Overview: Family and Medical Leave Act of 1993
The Family and Medical Leave Act of 1993 (“FMLA”), as amended, protects employees who need leave from work for their own medical condition(s), as well as for the care of certain other individuals. Under the FMLA, only eligible employees of a covered employer can take advantage of the Act’s guaranteed annual leave and its protections against employer interference and/or retaliation. The FMLA generally provides for twelve (12) weeks of guaranteed leave within a twelve (12) month period, with some exceptions. Among other reasons for leave, an employee can request and potentially receive leave to care for a parent of the employee if such parent has a serious health condition.
Who is considered a “parent” under the FMLA?
Under the FMLA, a “parent” is defined as “the biological parent of an employee or an individual who stood in loco parentis to an employee when the employee was a son or daughter.” Applicable regulations further clarified “parent” to mean “a biological, adoptive, step or foster father or mother, or any individual who stood in loco parentis to the employee when the employee was a son or daughter . . . This term does not include parents ‘in law.’”
An individual standing “in loco parentis” refers to a situation where an individual has become a “parent” by assuming and discharging the obligations of a parent to a child. This relationship exists when an individual intends to take on the role of a parent and assumes the day-to-day responsibilities of caring for and/or financially supporting the child. Factors considered by the courts in determining in loco parentis status include but are not limited to (i) the age of the child; (ii) the degree to which the child is dependent on the person; (iii) the amount of support, if any, that is provided; and (iv) the extent to which duties commonly associated with parenthood are exercised. An individual may stand “in loco parentis” to a child even if the child also has a biological, step, foster, or other parent.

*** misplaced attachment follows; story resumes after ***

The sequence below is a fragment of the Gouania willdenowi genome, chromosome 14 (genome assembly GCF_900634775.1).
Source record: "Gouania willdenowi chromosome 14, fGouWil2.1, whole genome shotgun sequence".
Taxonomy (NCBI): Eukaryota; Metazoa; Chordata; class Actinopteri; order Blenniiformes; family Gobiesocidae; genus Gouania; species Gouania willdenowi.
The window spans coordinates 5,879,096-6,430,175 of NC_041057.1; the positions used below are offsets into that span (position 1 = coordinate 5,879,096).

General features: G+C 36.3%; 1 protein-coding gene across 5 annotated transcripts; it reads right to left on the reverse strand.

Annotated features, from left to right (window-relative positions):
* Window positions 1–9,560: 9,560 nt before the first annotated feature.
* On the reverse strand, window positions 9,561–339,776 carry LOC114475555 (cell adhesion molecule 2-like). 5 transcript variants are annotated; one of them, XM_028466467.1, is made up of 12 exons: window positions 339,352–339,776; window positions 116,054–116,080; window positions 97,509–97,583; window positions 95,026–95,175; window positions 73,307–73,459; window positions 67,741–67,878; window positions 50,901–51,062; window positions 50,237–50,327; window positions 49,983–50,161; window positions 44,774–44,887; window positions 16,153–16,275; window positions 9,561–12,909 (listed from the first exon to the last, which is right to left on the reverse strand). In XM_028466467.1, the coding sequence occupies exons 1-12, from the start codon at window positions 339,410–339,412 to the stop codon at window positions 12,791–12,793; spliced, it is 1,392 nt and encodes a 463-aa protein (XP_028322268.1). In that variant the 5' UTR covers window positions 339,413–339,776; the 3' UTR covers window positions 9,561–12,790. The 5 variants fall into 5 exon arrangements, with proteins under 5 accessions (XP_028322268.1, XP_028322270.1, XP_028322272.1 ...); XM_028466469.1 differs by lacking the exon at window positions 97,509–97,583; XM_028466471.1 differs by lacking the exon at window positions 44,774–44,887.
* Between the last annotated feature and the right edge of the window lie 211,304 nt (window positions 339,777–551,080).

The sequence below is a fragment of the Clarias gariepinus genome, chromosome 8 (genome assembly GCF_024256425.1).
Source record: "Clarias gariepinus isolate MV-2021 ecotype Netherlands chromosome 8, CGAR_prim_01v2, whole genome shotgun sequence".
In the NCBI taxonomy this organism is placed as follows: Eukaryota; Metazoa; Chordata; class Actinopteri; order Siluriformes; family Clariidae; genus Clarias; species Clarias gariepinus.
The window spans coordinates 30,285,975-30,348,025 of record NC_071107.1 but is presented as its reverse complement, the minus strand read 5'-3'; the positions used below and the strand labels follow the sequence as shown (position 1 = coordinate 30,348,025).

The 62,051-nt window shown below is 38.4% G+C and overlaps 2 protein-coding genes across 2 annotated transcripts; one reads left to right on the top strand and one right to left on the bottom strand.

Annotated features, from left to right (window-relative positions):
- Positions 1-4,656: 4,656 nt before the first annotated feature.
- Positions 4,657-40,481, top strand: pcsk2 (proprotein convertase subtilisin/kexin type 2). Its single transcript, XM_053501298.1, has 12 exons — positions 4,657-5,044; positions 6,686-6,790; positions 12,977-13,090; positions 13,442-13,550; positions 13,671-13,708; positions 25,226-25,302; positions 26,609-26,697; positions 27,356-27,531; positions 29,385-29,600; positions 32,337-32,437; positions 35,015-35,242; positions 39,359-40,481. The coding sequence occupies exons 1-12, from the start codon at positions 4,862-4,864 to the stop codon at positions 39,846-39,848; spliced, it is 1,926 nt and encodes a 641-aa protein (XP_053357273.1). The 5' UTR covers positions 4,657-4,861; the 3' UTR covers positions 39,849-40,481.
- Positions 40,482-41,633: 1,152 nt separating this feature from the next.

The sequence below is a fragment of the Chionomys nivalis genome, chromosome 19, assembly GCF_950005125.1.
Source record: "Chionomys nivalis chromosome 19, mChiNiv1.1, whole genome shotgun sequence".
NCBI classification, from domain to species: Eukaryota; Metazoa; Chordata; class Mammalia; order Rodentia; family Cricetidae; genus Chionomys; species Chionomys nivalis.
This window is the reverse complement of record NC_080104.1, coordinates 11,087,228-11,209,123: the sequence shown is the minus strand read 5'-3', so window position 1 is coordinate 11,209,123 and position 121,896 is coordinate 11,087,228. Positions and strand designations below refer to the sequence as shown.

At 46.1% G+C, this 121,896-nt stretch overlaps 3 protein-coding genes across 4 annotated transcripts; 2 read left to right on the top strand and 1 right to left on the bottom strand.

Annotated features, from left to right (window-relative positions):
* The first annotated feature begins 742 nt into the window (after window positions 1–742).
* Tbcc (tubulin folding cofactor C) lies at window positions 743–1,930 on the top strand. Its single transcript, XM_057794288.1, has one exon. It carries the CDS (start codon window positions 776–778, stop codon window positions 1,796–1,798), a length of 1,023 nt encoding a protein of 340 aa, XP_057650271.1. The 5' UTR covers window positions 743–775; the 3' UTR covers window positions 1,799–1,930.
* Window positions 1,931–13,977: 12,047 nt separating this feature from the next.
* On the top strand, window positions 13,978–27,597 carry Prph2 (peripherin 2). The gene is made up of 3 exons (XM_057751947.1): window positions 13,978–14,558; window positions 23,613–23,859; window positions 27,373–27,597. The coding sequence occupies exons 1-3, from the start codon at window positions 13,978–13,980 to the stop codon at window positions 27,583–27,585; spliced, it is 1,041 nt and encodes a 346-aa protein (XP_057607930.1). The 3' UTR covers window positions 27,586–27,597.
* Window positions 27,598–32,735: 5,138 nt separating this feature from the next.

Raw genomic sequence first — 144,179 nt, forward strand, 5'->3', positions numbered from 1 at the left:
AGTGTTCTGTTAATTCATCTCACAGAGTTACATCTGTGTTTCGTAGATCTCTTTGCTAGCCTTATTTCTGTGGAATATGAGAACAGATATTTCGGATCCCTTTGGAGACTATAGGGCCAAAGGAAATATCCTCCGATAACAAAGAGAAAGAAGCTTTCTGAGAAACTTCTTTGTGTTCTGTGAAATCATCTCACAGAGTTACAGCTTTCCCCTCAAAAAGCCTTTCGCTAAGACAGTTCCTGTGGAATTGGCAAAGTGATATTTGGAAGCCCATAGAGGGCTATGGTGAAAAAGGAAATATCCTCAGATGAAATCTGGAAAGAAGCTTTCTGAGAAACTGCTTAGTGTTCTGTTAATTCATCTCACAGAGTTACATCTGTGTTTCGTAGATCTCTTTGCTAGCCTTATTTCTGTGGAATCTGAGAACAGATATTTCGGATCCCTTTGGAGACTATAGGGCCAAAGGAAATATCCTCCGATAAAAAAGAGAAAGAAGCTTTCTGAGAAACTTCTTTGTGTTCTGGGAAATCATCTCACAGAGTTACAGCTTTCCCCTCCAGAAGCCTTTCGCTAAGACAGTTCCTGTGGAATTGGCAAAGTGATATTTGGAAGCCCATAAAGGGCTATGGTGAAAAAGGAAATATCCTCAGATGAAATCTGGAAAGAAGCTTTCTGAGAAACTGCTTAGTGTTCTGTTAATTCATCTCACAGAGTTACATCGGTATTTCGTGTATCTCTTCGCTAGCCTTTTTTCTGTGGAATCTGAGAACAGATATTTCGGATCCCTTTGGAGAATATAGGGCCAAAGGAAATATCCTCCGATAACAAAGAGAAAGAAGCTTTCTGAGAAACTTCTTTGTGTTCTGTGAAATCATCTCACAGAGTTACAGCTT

Does an employee have to prove in loco parentis for FMLA leave to care for a parent?
Yes. Similar to other FMLA leave reasons, an employer has a right to “documentation” of a family relationship. However, this documentation is limited to the employee’s own statement asserting the relationship existed. Although the information required from an employee is fairly simple, the employee should nonetheless provide sufficient information to ensure the employer is aware of how the individual in need of care stood in loco parentis when the employee was a “son or daughter.”
Therefore, if all requirements under the FMLA are met, an eligible employee may take FMLA leave to care for an individual that stood in loco parentis to the employee when the employee was a child, regardless of biological relationship.
If you feel your employments rights under the Family and Medical Leave Act have been violated, or if you have any other questions regarding your employment rights, please contact the experienced Birmingham employment law attorneys at Wrady Michel & King. You can contact us either online or by calling us at (205) 319-9724. We are here to serve you.